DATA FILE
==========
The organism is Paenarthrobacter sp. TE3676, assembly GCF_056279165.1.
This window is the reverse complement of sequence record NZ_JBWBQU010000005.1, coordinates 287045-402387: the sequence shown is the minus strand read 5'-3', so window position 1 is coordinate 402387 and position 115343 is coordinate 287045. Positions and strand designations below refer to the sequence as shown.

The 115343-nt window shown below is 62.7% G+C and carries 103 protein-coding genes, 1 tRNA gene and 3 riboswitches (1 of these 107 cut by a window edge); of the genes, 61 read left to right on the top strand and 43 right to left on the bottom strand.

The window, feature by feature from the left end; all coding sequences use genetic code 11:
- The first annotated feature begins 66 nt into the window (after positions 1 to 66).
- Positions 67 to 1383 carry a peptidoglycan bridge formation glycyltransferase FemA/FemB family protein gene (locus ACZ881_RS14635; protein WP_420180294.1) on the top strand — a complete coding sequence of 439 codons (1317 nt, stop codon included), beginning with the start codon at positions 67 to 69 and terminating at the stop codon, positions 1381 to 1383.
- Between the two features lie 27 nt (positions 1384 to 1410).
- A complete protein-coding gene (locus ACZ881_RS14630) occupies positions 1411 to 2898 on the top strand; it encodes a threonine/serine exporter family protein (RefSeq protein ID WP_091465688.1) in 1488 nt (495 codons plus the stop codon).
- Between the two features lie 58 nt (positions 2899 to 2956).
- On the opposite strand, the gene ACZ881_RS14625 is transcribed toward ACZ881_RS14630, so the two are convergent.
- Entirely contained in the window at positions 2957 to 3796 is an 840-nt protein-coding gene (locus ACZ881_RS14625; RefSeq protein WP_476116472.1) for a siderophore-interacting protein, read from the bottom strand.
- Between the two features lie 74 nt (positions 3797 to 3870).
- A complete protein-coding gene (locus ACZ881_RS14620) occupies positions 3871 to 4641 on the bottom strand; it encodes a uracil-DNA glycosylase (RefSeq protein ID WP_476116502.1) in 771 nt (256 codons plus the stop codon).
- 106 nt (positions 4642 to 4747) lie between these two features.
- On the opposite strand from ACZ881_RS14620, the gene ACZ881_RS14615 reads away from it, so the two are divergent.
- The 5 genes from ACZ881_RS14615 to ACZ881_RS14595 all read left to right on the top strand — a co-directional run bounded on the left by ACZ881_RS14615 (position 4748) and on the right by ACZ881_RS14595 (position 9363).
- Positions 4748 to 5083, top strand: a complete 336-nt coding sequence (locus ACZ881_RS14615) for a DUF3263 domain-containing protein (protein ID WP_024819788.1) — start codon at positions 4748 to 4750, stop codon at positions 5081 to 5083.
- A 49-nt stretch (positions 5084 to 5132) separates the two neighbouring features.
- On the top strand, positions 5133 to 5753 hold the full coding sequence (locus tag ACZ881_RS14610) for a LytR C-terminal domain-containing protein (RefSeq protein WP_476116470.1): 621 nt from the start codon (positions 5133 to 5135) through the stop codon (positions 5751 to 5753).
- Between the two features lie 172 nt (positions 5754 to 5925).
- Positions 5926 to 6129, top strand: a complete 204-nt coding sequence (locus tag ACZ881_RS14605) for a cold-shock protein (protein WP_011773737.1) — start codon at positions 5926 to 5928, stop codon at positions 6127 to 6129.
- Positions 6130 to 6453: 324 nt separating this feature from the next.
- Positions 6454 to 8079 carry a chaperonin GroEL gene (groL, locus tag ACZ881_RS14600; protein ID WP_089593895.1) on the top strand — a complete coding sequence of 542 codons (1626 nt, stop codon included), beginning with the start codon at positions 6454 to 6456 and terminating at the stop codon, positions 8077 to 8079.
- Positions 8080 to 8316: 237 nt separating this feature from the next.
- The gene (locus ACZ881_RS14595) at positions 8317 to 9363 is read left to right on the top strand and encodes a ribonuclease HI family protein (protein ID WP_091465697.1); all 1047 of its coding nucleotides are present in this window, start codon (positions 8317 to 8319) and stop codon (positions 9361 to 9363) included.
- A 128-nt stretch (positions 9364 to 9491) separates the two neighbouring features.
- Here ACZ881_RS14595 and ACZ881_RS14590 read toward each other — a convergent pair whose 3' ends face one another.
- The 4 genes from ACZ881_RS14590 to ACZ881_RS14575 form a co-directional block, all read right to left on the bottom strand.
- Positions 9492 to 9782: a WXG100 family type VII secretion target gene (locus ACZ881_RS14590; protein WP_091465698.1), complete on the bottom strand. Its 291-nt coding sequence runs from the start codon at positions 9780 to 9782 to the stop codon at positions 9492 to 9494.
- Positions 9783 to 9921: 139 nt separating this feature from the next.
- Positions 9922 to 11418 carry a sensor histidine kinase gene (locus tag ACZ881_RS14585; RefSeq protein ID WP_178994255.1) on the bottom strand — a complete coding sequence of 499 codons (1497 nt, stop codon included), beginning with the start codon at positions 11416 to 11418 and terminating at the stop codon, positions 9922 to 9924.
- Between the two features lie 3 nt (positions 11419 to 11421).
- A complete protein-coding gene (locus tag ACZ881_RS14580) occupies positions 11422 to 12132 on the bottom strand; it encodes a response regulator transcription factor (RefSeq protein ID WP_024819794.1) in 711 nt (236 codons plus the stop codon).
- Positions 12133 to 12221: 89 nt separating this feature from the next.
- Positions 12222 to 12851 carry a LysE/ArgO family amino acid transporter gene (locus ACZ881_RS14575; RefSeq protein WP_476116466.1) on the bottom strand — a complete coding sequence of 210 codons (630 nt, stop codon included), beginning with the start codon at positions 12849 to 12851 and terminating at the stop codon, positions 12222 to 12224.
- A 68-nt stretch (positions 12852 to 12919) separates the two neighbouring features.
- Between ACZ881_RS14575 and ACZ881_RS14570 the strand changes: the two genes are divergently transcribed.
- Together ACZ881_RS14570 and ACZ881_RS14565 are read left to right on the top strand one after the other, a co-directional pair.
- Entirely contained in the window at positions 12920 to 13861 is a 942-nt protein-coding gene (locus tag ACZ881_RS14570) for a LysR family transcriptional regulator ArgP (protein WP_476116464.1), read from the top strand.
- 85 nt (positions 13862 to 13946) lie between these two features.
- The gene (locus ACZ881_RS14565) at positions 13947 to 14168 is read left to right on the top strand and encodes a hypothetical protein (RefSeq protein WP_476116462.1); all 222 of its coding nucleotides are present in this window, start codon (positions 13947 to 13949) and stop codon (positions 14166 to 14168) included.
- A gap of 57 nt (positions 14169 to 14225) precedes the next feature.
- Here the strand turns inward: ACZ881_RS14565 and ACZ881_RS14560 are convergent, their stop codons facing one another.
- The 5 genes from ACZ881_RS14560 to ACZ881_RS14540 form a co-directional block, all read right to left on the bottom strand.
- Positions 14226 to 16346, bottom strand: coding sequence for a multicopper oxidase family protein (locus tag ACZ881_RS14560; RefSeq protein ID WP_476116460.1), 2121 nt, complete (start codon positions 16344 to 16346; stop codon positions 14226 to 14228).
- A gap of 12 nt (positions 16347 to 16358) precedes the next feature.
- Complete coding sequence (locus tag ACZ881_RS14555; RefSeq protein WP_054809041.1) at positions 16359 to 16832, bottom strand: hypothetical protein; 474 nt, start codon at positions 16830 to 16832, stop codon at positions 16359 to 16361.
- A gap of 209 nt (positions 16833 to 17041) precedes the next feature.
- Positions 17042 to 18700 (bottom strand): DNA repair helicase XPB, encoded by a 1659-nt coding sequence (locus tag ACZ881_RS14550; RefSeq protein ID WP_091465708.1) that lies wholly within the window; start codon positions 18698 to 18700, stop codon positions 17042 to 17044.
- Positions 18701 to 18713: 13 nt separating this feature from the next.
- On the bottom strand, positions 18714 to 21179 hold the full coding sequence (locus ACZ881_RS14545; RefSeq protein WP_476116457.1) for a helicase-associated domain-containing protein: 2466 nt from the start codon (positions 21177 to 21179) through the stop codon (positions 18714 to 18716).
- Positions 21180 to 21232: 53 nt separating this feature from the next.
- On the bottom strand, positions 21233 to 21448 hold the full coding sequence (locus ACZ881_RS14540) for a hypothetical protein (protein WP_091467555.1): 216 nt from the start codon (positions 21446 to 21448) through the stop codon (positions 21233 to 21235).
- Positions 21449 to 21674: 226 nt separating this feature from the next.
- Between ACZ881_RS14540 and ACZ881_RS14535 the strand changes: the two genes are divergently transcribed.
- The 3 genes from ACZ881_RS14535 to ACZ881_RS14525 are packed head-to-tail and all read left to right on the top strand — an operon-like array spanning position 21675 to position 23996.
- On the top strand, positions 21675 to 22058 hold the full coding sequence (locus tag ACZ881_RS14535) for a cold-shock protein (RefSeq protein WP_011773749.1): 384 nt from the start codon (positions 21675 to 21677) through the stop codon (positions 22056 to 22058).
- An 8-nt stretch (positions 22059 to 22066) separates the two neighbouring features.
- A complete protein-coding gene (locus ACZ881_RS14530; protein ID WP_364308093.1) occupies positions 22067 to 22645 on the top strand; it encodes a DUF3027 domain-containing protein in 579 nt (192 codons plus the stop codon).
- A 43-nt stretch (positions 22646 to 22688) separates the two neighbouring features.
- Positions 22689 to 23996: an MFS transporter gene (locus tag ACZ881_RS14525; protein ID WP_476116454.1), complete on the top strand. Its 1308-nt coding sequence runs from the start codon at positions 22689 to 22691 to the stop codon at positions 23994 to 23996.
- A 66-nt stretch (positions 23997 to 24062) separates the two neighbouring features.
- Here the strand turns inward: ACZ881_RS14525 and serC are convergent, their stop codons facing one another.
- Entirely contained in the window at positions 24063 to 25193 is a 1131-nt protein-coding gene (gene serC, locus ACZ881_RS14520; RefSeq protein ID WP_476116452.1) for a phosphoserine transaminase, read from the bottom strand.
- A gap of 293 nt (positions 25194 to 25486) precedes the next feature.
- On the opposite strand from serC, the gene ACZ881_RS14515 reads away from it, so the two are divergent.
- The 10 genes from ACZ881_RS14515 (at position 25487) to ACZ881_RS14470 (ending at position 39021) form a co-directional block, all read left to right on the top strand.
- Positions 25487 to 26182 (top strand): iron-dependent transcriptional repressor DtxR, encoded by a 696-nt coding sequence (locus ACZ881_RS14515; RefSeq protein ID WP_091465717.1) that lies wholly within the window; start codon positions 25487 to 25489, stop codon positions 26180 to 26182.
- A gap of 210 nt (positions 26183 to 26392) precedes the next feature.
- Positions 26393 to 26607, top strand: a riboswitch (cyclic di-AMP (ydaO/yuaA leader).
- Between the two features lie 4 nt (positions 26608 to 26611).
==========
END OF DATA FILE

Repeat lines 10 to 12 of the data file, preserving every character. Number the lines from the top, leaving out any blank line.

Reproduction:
- On the opposite strand, the gene ACZ881_RS14625 is transcribed toward ACZ881_RS14630, so the two are convergent.
- Entirely contained in the window at positions 2957 to 3796 is an 840-nt protein-coding gene (locus ACZ881_RS14625; RefSeq protein WP_476116472.1) for a siderophore-interacting protein, read from the bottom strand.
- Between the two features lie 74 nt (positions 3797 to 3870).